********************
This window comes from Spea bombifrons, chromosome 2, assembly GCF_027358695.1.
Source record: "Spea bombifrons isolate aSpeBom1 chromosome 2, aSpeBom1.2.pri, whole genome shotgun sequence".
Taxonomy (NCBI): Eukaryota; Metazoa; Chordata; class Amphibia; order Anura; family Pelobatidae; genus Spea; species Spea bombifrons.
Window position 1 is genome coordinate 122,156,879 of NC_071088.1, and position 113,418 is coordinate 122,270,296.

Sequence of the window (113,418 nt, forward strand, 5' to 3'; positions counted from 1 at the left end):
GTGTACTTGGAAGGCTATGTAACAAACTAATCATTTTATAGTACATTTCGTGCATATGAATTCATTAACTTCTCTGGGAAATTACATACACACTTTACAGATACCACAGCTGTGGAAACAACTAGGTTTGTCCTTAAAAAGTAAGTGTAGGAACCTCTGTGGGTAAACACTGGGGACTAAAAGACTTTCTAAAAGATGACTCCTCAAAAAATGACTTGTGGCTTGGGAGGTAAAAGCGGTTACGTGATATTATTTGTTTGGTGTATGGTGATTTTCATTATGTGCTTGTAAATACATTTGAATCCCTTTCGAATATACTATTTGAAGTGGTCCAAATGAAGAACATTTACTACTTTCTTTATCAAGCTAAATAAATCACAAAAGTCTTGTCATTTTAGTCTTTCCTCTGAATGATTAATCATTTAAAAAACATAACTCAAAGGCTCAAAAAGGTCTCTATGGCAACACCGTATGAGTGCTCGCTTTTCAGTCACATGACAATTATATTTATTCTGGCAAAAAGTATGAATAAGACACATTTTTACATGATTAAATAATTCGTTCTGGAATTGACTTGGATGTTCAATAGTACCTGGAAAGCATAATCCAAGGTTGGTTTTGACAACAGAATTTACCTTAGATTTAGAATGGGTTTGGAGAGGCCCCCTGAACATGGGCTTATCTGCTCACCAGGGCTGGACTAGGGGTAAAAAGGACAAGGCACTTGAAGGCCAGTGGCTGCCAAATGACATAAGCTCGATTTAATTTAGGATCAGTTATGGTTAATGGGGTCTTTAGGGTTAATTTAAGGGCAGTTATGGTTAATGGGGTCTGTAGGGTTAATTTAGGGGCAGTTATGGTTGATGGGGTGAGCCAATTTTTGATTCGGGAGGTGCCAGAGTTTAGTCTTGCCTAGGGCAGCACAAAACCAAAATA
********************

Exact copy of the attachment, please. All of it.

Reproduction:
This window comes from Spea bombifrons, chromosome 2, assembly GCF_027358695.1.
Source record: "Spea bombifrons isolate aSpeBom1 chromosome 2, aSpeBom1.2.pri, whole genome shotgun sequence".
Taxonomy (NCBI): Eukaryota; Metazoa; Chordata; class Amphibia; order Anura; family Pelobatidae; genus Spea; species Spea bombifrons.
Window position 1 is genome coordinate 122,156,879 of NC_071088.1, and position 113,418 is coordinate 122,270,296.

Sequence of the window (113,418 nt, forward strand, 5' to 3'; positions counted from 1 at the left end):
GTGTACTTGGAAGGCTATGTAACAAACTAATCATTTTATAGTACATTTCGTGCATATGAATTCATTAACTTCTCTGGGAAATTACATACACACTTTACAGATACCACAGCTGTGGAAACAACTAGGTTTGTCCTTAAAAAGTAAGTGTAGGAACCTCTGTGGGTAAACACTGGGGACTAAAAGACTTTCTAAAAGATGACTCCTCAAAAAATGACTTGTGGCTTGGGAGGTAAAAGCGGTTACGTGATATTATTTGTTTGGTGTATGGTGATTTTCATTATGTGCTTGTAAATACATTTGAATCCCTTTCGAATATACTATTTGAAGTGGTCCAAATGAAGAACATTTACTACTTTCTTTATCAAGCTAAATAAATCACAAAAGTCTTGTCATTTTAGTCTTTCCTCTGAATGATTAATCATTTAAAAAACATAACTCAAAGGCTCAAAAAGGTCTCTATGGCAACACCGTATGAGTGCTCGCTTTTCAGTCACATGACAATTATATTTATTCTGGCAAAAAGTATGAATAAGACACATTTTTACATGATTAAATAATTCGTTCTGGAATTGACTTGGATGTTCAATAGTACCTGGAAAGCATAATCCAAGGTTGGTTTTGACAACAGAATTTACCTTAGATTTAGAATGGGTTTGGAGAGGCCCCCTGAACATGGGCTTATCTGCTCACCAGGGCTGGACTAGGGGTAAAAAGGACAAGGCACTTGAAGGCCAGTGGCTGCCAAATGACATAAGCTCGATTTAATTTAGGATCAGTTATGGTTAATGGGGTCTTTAGGGTTAATTTAAGGGCAGTTATGGTTAATGGGGTCTGTAGGGTTAATTTAGGGGCAGTTATGGTTGATGGGGTGAGCCAATTTTTGATTCGGGAGGTGCCAGAGTTTAGTCTTGCCTAGGGCAGCACAAAACCAAAATA